Completing call centre boot camp – a two week training course prior to our actual start date – those numbers were embedded into each individual customer advisor’s head. If we couldn’t reach the targets, there’d be someone to remind us that sometimes quantity is more important than quality. I felt like I was lost in a sea of numbers – that I myself was just a number.

Here are 7 signs to look out for that indicate you might be struggling:

  • Loss of energy or motivation – not being able to self-motivate or lack of determination to reach your goals
  • Irritability or aggression that is abnormal
  • Lack of sleep
  • Changing in eating habits
  • Strain on relationships in and outside of work
  • A lack of self-confidence that occurred in the timeframe you’ve been employed
  • Increase in sensitivity, and a worry that you’re constantly unfulfilling the needs of your manager

After what seemed like an infinity, I decided I’d had enough and I would change this myself, intrinsically thinking of the end goal in all of this – my happiness! My focus then began to steer towards the customer experience, and how having more of an interpersonal approach would benefit the person on both sides of the headset. I exercised the points listed within this article over the course of a few weeks, and found that in within the first few days my stress began to ease and I was able to really get behind what mattered – my work.

When we look back on our careers, there’s often that one job we can pinpoint, which still to this day makes us shudder. One where we felt overlooked, underappreciated or overworked. Maybe you didn’t get along with a particular colleague or manager, or your values weren’t aligned with the culture of the company. Sometimes in the short-term you just have to get on with the job, but grinning and bearing it shouldn’t be at the determent of your longer-term mental health.

Most of us in professional roles can think of times when we felt worn out and just needed to take a break, but did you know that according to the Australian Human Rights Commission around 25% of workers have taken off days due to stress? Studies show that job pressures can play out in various mental illnesses, such as anxiety or depression. The sad reality is many people who experience this feel trapped or unable to leave due to financial circumstances, which can lead to a feeling of further isolation.

Here’s what can you do to help yourself.

Set realistic boundaries – Reasonable KPIs help us to benchmark our performance, but don’t let them consume you to the point where you are at panic stations the entire day. Speak to your manager or a respected colleague about how you can meet your targets.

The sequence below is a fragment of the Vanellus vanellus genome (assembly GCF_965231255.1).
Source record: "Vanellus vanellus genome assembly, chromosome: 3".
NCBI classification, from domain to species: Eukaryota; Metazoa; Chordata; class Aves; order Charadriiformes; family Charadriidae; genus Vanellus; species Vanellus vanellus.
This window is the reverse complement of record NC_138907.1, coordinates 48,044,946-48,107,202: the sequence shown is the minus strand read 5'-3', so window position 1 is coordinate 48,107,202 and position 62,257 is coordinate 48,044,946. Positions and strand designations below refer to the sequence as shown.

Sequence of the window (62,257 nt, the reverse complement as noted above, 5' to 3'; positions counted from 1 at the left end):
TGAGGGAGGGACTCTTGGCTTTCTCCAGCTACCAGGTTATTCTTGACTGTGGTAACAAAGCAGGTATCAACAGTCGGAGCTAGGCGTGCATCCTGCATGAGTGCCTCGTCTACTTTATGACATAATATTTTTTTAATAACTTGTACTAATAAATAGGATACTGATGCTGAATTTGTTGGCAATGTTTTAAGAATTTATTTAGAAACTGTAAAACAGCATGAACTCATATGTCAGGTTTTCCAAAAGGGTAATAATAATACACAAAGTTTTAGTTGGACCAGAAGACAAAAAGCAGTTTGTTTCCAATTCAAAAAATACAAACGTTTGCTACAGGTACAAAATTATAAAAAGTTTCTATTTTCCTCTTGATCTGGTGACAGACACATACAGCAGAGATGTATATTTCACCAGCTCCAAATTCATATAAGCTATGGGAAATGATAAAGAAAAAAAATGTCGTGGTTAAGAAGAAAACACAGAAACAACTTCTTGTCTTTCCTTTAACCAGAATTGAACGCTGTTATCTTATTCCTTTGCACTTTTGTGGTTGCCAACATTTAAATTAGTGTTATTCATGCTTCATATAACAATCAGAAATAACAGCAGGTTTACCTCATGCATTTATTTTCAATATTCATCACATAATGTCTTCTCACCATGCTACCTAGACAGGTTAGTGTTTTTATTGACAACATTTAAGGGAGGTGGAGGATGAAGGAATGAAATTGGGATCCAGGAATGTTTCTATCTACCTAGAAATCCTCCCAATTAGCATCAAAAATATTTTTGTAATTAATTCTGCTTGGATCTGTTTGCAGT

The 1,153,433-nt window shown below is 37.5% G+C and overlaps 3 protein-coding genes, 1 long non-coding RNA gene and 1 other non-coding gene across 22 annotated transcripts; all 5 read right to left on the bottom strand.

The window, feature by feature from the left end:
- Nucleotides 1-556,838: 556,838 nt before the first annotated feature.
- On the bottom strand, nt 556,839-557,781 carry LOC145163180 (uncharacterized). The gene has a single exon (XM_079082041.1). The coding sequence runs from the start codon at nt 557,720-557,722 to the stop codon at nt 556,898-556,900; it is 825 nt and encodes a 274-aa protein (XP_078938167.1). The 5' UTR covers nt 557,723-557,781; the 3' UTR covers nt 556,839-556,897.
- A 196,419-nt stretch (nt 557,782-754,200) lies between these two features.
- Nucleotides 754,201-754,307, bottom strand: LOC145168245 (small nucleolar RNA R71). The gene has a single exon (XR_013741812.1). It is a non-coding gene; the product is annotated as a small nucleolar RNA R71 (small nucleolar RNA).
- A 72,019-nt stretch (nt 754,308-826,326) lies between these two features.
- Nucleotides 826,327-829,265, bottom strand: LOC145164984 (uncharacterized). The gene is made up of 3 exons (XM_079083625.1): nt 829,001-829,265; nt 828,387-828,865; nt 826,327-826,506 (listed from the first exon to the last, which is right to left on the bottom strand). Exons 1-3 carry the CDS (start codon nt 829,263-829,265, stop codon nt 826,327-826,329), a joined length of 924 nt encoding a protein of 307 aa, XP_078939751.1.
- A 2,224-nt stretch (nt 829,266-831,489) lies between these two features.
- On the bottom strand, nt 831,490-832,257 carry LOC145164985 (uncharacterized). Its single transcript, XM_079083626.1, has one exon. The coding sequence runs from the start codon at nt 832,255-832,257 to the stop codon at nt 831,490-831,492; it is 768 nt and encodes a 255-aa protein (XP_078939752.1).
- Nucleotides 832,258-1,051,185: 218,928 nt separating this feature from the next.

Ensure you take your full lunch break – You’ll have enough time to read a book, eat proper food and leave your office or desk. You might even consider reducing your screen time (taking a break from your smartphone) to wind down and regenerate for the afternoon.

Get fit – If you’re going to improve your mental health, you’ll need the energy to do it. Go for walk or a jog in the fresh air at lunchtime, before or after work. Participating in sport and fitness activities as a hobby can be a fun way to end the day on a high.

Maintain a positive image of yourself – If you’re good at identifying the negatives, be better at listing the positives! Maybe you have great conversational skills for network, you’re savvy with technology and computer systems or simply always on time. Everyone has good (and bad) qualities – focusing on your strengths will improve your confidence.

Understand that you’re not on your own – This brings me back to the importance of conversation. Talk to your colleagues, your friends outside of work or family, do not suffer in silence. An HR or recruitment consultant can also offer guidance to help you find work that is a good fit with your knowledge, experience and personal interests.

In my experience it’s been little wins each day that have helped me grow by building my self-confidence. Of course I always knew I was more than a number (more easily realised without those numbers literally hovering above head), so if you’ve had similar thoughts reading this, I would love to hear what tips you might have for better mental health.  

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Bench and the City